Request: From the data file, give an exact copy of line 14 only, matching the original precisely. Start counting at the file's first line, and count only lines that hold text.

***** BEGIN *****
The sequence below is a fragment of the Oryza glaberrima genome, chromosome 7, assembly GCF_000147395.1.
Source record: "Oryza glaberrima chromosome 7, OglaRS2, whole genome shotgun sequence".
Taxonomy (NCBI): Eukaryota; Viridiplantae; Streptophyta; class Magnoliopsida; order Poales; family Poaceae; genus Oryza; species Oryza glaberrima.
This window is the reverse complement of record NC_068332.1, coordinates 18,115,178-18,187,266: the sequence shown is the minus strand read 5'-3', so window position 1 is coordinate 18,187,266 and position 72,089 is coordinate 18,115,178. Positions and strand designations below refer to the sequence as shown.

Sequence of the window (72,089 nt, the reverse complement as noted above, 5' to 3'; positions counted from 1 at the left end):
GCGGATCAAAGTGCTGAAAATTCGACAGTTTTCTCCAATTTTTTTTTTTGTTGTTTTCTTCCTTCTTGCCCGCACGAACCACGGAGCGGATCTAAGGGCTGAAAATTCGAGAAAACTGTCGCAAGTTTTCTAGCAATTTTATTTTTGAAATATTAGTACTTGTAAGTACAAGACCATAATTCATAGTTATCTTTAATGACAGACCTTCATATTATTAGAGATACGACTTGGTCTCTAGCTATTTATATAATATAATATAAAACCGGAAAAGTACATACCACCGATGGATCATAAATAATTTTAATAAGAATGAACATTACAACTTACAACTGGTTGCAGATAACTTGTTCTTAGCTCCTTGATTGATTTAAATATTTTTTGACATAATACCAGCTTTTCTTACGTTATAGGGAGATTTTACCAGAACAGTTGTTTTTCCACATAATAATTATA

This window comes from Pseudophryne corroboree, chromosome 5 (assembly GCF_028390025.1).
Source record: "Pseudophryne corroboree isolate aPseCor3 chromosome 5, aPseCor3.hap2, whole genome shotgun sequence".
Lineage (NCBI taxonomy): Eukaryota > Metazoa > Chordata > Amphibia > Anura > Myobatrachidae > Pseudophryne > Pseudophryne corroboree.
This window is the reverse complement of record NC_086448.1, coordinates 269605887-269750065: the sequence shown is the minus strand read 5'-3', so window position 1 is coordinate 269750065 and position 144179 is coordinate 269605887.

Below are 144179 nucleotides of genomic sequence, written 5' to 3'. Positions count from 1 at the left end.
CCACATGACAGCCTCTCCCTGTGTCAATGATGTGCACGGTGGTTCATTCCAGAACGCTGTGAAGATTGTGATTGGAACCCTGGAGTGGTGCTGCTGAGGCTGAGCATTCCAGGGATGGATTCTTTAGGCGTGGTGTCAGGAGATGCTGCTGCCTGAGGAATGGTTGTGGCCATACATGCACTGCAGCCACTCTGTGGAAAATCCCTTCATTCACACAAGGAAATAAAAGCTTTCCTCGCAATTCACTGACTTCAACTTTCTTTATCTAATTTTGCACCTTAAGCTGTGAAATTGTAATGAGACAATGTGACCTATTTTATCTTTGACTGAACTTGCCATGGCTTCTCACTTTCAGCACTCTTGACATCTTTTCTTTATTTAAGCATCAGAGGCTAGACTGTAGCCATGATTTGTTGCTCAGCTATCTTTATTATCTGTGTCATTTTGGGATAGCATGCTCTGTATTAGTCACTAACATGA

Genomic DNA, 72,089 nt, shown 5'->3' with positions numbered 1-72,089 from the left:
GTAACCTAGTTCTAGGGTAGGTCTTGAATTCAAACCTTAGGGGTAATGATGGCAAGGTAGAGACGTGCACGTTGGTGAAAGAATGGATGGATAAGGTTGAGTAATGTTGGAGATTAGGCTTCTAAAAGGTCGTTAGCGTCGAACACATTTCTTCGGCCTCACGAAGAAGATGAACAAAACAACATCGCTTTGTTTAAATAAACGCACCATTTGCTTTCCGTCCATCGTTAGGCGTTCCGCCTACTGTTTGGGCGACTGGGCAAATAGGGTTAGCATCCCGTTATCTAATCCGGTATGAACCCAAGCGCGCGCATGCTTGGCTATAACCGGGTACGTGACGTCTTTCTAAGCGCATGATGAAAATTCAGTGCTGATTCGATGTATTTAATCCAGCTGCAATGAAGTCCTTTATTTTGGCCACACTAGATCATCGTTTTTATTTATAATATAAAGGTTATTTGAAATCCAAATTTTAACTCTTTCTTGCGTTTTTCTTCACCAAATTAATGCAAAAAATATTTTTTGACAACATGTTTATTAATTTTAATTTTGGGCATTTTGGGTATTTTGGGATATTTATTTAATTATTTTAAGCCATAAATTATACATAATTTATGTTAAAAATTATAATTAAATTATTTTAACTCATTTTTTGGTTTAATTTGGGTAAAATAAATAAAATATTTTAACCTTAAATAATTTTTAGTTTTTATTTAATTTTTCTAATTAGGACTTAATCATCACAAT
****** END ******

GTAACCTAGTTCTAGGGTAGGTCTTGAATTCAAACCTTAGGGGTAATGATGGCAAGGTAGAGACGTGCACGTTGGTGAAAGAATGGATGGATAAGGTTGAGTAATGTTGGAGATTAGGCTTCTAAAAGGTCGTTAGCGTCGAACACATTTCTTCGGCCTCACGAAGAAGATGAACAAAACAACATCGCTTTGTTTAAATAAACGCACCATTTGCTTTCCGTCCATCGTTAGGCGTTCCGCCTACTGTTTGGGCGACTGGGCAAATAGGGTTAGCATCCCGTTATCTAATCCGGTATGAACCCAAGCGCGCGCATGCTTGGCTATAACCGGGTACGTGACGTCTTTCTAAGCGCATGATGAAAATTCAGTGCTGATTCGATGTATTTAATCCAGCTGCAATGAAGTCCTTTATTTTGGCCACACTAGATCATCGTTTTTATTTATAATATAAAGGTTATTTGAAATCCAAATTTTAACTCTTTCTTGCGTTTTTCTTCACCAAATTAATGCAAAAAATATTTTTTGACAACATGTTTATTAATTTTAATTTTGGGCATTTTGGGTATTTTGGGATATTTATTTAATTATTTTAAGCCATAAATTATACATAATTTATGTTAAAAATTATAATTAAATTATTTTAACTCATTTTTTGGTTTAATTTGGGTAAAATAAATAAAATATTTTAACCTTAAATAATTTTTAGTTTTTATTTAATTTTTCTAATTAGGACTTAATCATCACAAT